The 100-Year Turtle Project

Researchers, scientists, and teachers are launching a 100 year study of the box turtle, North Carolina's state reptile. The turtle is not endangered but is threatened by habitat fragmentation and the study hopes to determine the health of the turtle population.

EFLAND - Imagine working on a project that you will not see completed. 

Think about it; a cause or a project that you are very dedicated to and believe strongly in. However, it would just take too long to finish. That’s the story of the Box Turtle Cooperative, a project that a team of scientists, educators and wildlife professionals launched seven years ago. It’s lead by biologists at UNC Greensboro. 

The group is studying the Eastern Box Turtle, which is North Carolina’s State Reptile and also the only land turtle found in the state. Everybody knows that turtles are slow moving but they are also slow living. Eastern box turltes mature late, they have few offspring, and they live to more than 50 years old.

However, that slow living also puts it at risk from human activity. The trouble is scientists don’t know how big a risk the Eastern Box Turtle is in because they don’t know that much about the turtle’s life cycle. The turtles can live for more than 60 years. Now you understand why some scientists may not see the end of the project.

“You have to let people know these are an animal that are of concern to us in North Carolina, because box turtles have been around a long time but we need to know what their status is now,” says Dr. Catherine Matthews, a principal investigator with the Box Turtle Collaborative and an education professor at UNC Greensboro. “Do we have box turtles in specific locations? What should we do and what can we do to maintain this population?”

As part of the study, a group of high schools students from around the state joined researchers in the woods of Camp Chestnut Ridge near Efland. It’s not easy to find a turtle because they are beautifully camouflaged. However, once the turtles are found, the location is documented, the sex is determined and it is also measured and weighed.

“We need to know all we can about these turtles because we are very concerned about how well they are doing,” says Dr. Ann Berry Somers, the chair of the Box Turtle Collaborative and biology professor at UNC Greensboro. “They need to live a long time to reproduce. A turtle may need to live 50 years before it replaces itself in the population and it may need to be older than that. They’re also slow and they are vulnerable to decline because of the fast paced world we live in and the rate of development.”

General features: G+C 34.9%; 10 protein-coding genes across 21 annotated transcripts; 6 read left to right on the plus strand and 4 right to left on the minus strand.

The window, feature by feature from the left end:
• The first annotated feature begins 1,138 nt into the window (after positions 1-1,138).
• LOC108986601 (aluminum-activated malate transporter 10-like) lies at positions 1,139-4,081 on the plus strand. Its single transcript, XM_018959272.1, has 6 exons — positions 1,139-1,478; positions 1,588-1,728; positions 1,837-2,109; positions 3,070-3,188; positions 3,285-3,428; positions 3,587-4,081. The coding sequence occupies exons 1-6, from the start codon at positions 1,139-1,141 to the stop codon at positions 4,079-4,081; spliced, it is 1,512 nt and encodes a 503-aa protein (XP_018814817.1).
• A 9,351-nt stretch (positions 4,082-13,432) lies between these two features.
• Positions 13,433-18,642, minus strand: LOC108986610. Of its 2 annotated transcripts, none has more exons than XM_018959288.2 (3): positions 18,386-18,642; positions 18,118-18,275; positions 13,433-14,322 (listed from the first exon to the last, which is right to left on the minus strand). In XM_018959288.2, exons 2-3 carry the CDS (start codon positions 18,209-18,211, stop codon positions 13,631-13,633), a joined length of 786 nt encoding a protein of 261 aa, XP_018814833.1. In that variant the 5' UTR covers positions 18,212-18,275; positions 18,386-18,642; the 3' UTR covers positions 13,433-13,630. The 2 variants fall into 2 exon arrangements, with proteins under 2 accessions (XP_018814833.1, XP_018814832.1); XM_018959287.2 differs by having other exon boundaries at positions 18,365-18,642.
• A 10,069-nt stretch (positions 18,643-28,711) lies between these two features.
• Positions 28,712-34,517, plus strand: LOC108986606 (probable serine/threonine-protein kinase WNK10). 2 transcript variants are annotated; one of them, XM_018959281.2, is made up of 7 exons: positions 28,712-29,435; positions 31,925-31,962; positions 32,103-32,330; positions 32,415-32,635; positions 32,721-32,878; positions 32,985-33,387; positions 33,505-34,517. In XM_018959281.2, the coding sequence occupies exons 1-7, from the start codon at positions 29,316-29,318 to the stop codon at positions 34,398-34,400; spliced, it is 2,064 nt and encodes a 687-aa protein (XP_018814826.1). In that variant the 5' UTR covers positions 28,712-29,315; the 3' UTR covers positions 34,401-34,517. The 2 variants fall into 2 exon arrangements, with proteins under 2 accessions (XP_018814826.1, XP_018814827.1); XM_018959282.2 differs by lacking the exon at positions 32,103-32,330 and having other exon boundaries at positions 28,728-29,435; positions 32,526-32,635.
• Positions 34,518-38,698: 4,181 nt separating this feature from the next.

Students, with guidance from teachers and researchers, do all the work. The field work is a win-win for students, teachers and scientists. The knowledge that scientists have about box turtles and science education in general, benefits.

“Just holding them, marking them, and studying the animals, that’s my favorite part,” smiled Dominque Young, a junior at Ben L. Smith, High School in Greensboro, as he held a turtle for study.

“The parts of the turtle shell, I had no idea what they are called,” added Joseph Flowers, a sophomore at Orange High School, as he counted the sections of the turtle shell. “Like the top is the carapis, the bottom is the plastron.“

The students demonstrated the unique naming process for turtles. If you go around the edge of the turtle shell, you will notice they have scales. There is a letter assigned to each scale. A file is used to mark a scale and from that mark, the researcher counts around. The 15-year-old male turtle that was found was named A-N-V. That name is unique to that specific turtle, so if it is captured again, scientists can compare how it has changed and grown, and how its habitat has changed.

“The goal of this project is not only to learn about box turtles but also to get students out in nature and give them hands on work as well as some experience in biology and ecology,” says Christie Scott, a graduate student in science education at UNC Greensboro.

The Box Turtle Collaborative started in 2007. There are 30 locations around the state where data is routinely collected, including most of the state parks. The forest in Efland is another. UNC Pembroke and UNC Greensboro, along with Davidson College and Elon University, are involved in the Box Turtle Collaborative. They are joined by The North Carolina Zoo, The North Carolina Arboretum, North Carolina’s State Parks, the Museum of Natural Science and the Wildlife Resources Commission.

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